18 May 2015
Continuing from where the first series left off, The Familiar of Zero: Knight of the Twin Moons sees Saito resigning himself to being Louise's familiar. Although still complaining about his position, more pressing matters are at hand as the political turmoil currently engulfing the magical land Saito has found himself in has escalated to a full-on war. At the request of the Princess (soon to be Queen) Henrietta, Louise and Saito are enlisted as undercover agents in her service whilst all the male students at the magical school are conscripted into military service. During the course of the series Saito and Louise start to come to terms with their feelings for one another, which also conflicts with their ideas on social norms and attitudes towards war. Whilst Saito is very anti-war and hates conflict that can result in death, he decides to go along with Louise in order to protect her from harm.
With the characters established from the previous series, The Familiar of Zero: Knight of the Twin Moons wastes no time in getting into its plot. Whilst the first series mainly set up the characters and the premise of Saito being trapped in another world, this series focuses on expanding the world and telling a very political and war-focused story while still retaining the same comedy hijinks and harem escapades previously found earlier in the series. This time though. the harem comedy mainly focuses on Saito, Louise and two of the other female characters in the show, and these events tie into the plot rather seamlessly with Saito having to escort certain female characters under the pretence of being their bodyguard, and other such events that help to deepen the characters by showing their motives with regard to certain things. While it can come across as off-putting, the comedy and harem shenanigans actually work better within the context of the series than they previously did.
The main reason for this improvement is how much weight and importance the story of the series is given this time around. The series wastes no time cutting away from the actual plot to harem comedy, but now it actually makes it work within the show. It really helps that Saito and Louise have been given a bit more character development this time around and actually speak to each other about serious matters with regards to both what is currently happening in the world and their relationship to one another, tempered only by the continued presence of the whole master and slave aspect of the show, a facet which remains from the first season and has several scenes of Louise beating Saito, at times still managing to go a bit far. The only solace to this is how unphased Saito seems by the ordeal at times, and how much concern Louise has with regards to Saito's well-being at others. While the first series also had this aspect and made both the leads rather unlikable, they manage to redeem themselves with their character growth and general increase in communication this time around.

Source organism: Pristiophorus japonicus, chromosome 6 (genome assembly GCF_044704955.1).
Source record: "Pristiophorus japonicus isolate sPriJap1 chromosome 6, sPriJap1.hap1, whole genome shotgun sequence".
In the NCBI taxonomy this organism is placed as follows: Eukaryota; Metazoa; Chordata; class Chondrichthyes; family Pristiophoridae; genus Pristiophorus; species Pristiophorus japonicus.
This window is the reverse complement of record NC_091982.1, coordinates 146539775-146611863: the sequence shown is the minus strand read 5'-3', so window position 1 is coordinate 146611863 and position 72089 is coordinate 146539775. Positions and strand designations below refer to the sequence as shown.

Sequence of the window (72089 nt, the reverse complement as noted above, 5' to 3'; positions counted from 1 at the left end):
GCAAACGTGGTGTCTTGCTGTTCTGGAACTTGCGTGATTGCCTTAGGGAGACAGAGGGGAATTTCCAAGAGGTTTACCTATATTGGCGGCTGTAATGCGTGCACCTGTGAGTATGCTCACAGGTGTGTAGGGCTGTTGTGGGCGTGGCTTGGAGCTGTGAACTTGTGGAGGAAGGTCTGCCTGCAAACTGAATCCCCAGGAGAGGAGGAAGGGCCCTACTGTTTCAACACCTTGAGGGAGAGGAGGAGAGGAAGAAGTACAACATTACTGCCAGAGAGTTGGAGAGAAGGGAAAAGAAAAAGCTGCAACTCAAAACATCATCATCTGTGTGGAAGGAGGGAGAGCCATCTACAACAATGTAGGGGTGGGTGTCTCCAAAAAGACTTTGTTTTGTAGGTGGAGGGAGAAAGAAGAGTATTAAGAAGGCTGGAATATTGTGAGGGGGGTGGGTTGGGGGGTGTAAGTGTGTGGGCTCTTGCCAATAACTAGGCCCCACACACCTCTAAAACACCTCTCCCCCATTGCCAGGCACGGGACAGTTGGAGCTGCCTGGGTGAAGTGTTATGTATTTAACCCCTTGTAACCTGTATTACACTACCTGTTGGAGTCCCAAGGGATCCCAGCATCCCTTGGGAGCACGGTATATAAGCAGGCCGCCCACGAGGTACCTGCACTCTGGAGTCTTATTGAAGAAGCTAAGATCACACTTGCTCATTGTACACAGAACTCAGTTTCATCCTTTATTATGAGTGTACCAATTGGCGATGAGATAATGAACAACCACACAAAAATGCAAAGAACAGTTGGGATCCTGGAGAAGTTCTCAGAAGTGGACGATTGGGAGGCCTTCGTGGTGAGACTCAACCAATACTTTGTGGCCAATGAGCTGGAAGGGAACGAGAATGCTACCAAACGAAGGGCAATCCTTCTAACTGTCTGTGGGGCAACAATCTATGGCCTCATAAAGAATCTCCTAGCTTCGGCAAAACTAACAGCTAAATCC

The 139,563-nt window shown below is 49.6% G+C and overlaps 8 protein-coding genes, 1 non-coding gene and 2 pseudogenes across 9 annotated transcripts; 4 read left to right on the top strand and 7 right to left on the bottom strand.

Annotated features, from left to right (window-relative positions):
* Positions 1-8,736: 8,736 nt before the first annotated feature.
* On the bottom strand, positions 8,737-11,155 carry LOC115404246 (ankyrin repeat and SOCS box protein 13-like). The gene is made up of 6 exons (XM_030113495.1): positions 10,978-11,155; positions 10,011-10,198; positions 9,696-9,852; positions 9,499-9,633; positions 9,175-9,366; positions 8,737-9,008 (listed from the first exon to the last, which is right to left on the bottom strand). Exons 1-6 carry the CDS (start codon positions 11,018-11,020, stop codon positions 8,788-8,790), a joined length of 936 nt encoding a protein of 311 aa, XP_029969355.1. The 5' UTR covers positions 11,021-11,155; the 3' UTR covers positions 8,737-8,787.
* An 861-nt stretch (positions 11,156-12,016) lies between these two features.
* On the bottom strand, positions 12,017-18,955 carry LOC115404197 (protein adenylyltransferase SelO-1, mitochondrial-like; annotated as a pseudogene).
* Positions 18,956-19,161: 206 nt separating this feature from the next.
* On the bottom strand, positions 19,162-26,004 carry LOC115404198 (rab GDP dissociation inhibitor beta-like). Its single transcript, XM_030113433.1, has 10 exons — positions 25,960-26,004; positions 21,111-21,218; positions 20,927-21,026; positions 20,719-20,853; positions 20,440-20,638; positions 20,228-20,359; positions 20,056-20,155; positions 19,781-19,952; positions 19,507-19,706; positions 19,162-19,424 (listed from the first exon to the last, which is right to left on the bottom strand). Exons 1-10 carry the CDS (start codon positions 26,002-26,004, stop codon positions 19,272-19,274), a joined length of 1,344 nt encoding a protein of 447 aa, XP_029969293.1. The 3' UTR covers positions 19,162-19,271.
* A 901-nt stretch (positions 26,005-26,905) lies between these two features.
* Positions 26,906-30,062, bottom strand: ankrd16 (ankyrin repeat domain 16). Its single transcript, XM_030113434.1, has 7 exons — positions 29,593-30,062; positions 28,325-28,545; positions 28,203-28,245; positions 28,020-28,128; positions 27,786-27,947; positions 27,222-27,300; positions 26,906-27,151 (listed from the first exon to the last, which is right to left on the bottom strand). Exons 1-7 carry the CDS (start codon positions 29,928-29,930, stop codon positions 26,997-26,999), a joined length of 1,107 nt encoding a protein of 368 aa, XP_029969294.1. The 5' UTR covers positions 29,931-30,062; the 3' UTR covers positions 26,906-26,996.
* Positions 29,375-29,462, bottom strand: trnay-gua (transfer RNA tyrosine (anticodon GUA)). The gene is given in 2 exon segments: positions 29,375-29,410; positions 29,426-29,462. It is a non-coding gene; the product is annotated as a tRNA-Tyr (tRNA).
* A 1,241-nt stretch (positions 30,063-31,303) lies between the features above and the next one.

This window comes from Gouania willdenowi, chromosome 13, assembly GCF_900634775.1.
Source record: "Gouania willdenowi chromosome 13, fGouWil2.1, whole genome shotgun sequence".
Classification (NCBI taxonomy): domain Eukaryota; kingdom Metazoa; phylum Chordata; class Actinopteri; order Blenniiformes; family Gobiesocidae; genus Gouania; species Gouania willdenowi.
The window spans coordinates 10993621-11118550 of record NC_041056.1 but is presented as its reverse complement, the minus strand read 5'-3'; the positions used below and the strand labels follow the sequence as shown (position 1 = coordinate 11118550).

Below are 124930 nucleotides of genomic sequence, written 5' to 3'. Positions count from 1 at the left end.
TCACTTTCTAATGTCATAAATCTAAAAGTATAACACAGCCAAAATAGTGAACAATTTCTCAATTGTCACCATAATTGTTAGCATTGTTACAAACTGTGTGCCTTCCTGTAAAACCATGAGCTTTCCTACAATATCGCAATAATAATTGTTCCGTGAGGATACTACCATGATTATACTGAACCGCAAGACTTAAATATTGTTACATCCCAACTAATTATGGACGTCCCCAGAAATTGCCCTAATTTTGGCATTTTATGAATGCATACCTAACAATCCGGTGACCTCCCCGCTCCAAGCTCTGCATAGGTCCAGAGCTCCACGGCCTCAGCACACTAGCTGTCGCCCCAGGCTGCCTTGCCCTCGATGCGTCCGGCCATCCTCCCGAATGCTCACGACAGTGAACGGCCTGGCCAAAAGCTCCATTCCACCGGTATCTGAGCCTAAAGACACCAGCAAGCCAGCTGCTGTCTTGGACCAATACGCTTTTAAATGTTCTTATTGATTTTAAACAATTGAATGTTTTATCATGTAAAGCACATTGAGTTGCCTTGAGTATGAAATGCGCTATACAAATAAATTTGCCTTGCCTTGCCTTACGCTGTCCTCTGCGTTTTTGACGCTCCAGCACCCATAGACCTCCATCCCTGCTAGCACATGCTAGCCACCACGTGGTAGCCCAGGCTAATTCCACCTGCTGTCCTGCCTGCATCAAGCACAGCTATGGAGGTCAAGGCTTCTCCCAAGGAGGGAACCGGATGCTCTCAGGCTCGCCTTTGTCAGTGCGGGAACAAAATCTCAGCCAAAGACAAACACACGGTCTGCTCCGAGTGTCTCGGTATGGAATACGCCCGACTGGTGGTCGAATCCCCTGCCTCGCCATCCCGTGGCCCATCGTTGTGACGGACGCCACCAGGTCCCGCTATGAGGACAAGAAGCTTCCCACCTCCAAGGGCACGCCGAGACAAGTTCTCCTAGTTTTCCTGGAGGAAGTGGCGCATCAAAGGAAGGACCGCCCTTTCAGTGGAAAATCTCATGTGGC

With the main cast growing and heading in the right direction, there are also some great side characters and sub-plots that not only tie into the series really well but are great stories in their own right. The best of these is the introduction of the captain of the unit guarding the school. This character not only plays a key role in the main plot but is given an interesting back story and a sub-plot which at times becomes as, if not more, interesting than the main story. In this regard the series actually creates a very interesting war story, with politics handled really well and with characters who are growing and developing throughout.
In the midst of all this there are various discussions on honour, war and the attitudes between Saito and nobles of the world he finds himself trapped in. As the series mainly deals with war there are a few action scenes scattered throughout - this is the show's major shortcoming and the one aspect that really shows that the series is now eight years old. Animation in fights is rather limited, resorting to just a few magic attacks, charges and strikes with swords, many of which are over quickly. That being said, the highlight of the action takes place in the final episode and has quite a visually impressive stand-off compared to the series' visuals. Those wanting a bit more action will find the series lacking, but the story and characters make up for these shortcomings.
Overall, The Familiar of Zero: Knight of the Twin Moons is a vast improvement over the first series. Now that its characters have been established the series can focus on delivering a rather interesting story - while some characters may start out as unlikable, they start to develop enough to the point that the show has a rather strong cast that can actually grab the viewer's attention and the action scenes, while looking rather dated, are also serviceable enough to be entertaining. Finally, it should be noted that for those who purchased season one of the series last year that this time there is no English dub created and the series is subtitled only.